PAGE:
by Simon Ager
I enjoy singing very much and have been singing regularly with various groups since 2007. Before that I sang a bit on my own, but didn't really have the confidence to sing in public. I particularly like songs in Welsh, Irish and Scottish Gaelic.
At secondary school I sang in the school choir for a few years before I took up the clarinet and joined the school band instead. A few years later I got interested in traditional Irish and Scottish music, and I've been listening to it ever since. I tried to learn some songs in Irish and Scottish Gaelic, but only sang them on my own.
In 2004 I did a course in Irish language at Oideas Gael, the Irish language and culture centre in Gleann Cholm Cille, Donegal in the northwest of Ireland. As part of the activities there we sang songs in Irish, which I really enjoyed, but it wasn't until the following year that I "found" my singing voice. Since then I've been back there every year and I've regained the confidence to sing in public. Since 2007 I've taken part in workshops in traditional Irish sean-nós singing with Gearóidín Bhreathnach and Lillis Ó Laoire at Oideas Gael.
For a few months in 2007 I sang with a group lead by J Eoin at the Hammersmith Irish Centre in London. We sang traditional and contemporary songs from Ireland in English, and we did one performance in Hammersmith tube station to raise money for a local hospital. Eventually I decided that going to London every week was taking up too much of my time and money, so I decided to look for choirs to join in Brighton, where I was living at the time.
In January 2008 I joined the Brighton Welsh Male Voice Choir and the Brighton Vox Community Choir. The male voice choir performs regularly in Brighton and the surrounding area to raise money for various charities - during the six months I was in the choir we did no fewer than seven concerts. We sang songs from Wales in Welsh and English, as well as songs from films, musicals and other sources. The community choir sings songs from all over the world in many different languages, including English, French, Croatian, Zulu, Xhosa and Saami, but rarely performs in public
In July 2008 I moved to Bangor in Wales and not long after that I joined the Bangor Community Choir and the Bangor University Music Society Choir. The music society choir performs once or twice a term, usually in the university, and sings a mixture of songs - folk songs, songs from films, classical pieces and contemporary works by the likes of Karl Jenkins and John Rutter. The community choir sings songs from all over the world, especially from Eastern Europe and southern Africa, in many different languages. We perform several times a term around North Wales, and have sung with many other choirs in Sing for Water events to raise money for WaterAid in North Wales, Manchester and London.
There are some videos of the Music Society choir and the Bangor Community Choir:
In 2008 I did a course in Scottish Gaelic songs with Christine Primrose at Sabhal Mòr Ostaig (SMO), the Gaelic College on the Isle of Skye. My Gaelic wasn't fluent at the time, but I did know how to pronounce the words and could have a basic conversation. In 2012 I went back to SMO for a course in waulking songs (òrain luaidh) mouth music (puirt-à-beul) with Christine Primrose. My spoken Gaelic was better by then and I was able to have more detailed conversations. I returned to SMO in 2013 for a course in Gaelic Song and Traditions with Mary Ann Kennedy, and in 2014 and 2016 for courses in Gaelic Song with Christine Primrose.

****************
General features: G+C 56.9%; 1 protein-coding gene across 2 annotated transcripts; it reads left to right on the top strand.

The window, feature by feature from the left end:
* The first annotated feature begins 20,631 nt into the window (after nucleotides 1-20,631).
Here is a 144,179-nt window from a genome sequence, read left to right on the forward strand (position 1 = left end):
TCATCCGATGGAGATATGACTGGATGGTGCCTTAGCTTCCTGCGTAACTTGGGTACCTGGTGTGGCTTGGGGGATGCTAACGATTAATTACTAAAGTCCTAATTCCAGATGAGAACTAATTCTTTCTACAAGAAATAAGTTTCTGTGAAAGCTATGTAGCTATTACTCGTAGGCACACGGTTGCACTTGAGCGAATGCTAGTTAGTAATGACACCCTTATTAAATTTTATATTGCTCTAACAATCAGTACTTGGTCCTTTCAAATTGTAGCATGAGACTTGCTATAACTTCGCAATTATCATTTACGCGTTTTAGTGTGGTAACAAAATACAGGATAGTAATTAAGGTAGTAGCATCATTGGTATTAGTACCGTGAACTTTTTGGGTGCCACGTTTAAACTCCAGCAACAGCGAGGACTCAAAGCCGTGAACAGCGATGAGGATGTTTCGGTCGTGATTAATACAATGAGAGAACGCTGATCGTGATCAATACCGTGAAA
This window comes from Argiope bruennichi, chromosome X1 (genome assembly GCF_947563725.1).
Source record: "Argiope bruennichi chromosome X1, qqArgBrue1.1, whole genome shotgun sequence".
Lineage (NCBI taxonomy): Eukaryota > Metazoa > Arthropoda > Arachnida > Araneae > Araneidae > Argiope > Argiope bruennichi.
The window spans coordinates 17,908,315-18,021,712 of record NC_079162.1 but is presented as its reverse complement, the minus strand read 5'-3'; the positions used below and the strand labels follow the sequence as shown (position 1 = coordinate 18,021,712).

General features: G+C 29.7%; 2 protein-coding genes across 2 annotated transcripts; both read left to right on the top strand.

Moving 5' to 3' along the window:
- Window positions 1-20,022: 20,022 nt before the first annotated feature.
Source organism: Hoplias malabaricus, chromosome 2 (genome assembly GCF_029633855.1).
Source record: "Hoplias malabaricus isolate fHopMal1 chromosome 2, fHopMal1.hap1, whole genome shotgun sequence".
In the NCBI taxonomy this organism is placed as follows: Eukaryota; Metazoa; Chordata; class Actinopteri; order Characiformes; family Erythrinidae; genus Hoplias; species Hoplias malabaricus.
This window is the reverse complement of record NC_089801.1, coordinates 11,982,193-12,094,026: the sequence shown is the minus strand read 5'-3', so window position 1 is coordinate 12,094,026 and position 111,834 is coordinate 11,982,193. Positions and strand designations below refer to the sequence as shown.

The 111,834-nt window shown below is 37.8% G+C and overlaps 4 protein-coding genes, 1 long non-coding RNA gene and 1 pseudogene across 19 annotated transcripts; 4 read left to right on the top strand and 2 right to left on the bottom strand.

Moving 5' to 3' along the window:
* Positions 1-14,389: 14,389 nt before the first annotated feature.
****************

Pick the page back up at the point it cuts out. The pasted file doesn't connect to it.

I have taken part in a number of singing workshops with choir leaders from the UK, USA and Australia to learn songs from all over the world, as well as Handel's Messiah, Mozart's Requiem and Gregorian chants. I have also taken part in Joy of Singing, a small group singing class run by Pauline Down, the former conductor of the Bangor Community Choir.
From 2009 to 2010 I sang with Criw Bangor, the Bangor Welsh Learners' Choir, which is made up of people who are studying or who have studied Welsh in Bangor at the University's School of Lifelong Learning. Although I haven't done a Welsh course there, I did do a Bangor University Welsh course at Nant Gwrtheyrn in 2008. The choir sings Welsh folk songs, and Welsh versions of other songs, and performs in eisteddfodau in North Wales, and also in the National Eisteddfod when it takes place in North Wales. In 2009 we won choral competitions at local eisteddfodau in Amlwch and Llandegfan, and at the National Eisteddfod in Bala. We also sang in Bangor Cathedral in December 2009. In May 2010 we came third in the choir competition at the Anglesey Eisteddfod in Llangefni.
In March 2012 I started writing songs, and was inspired to have a go after taking part in a poetry writing workshop. My first effort, The Elephant Song, in fact started as a poem, but later became a song.
A video of me singing some of my songs at a gig in Bangor
In 2012 I joined the 'One Heart Voice Workshop', a.k.a. the Crazy Choir or Silly Singing - a small group of people who get together twice a month and to sing songs we all know, to improvise harmonies to such songs, and to improvise songs from scratch. We occasionally perform in public to raise money for the One Heart charity, which helps homeless people in Bangor.
In 2014 I joined the MS Choir, a small group founded in 2013 to give people with MS, and their families and friends, opportunities to sing together. We have performed in parts of North Wales and Manchester, and raise money the the Multiple Sclerosis Society. The founder of the choir, who works for the local MS society, also sings in the Bangor Community Choir and recruited me for the MS Choir as they needed more men.
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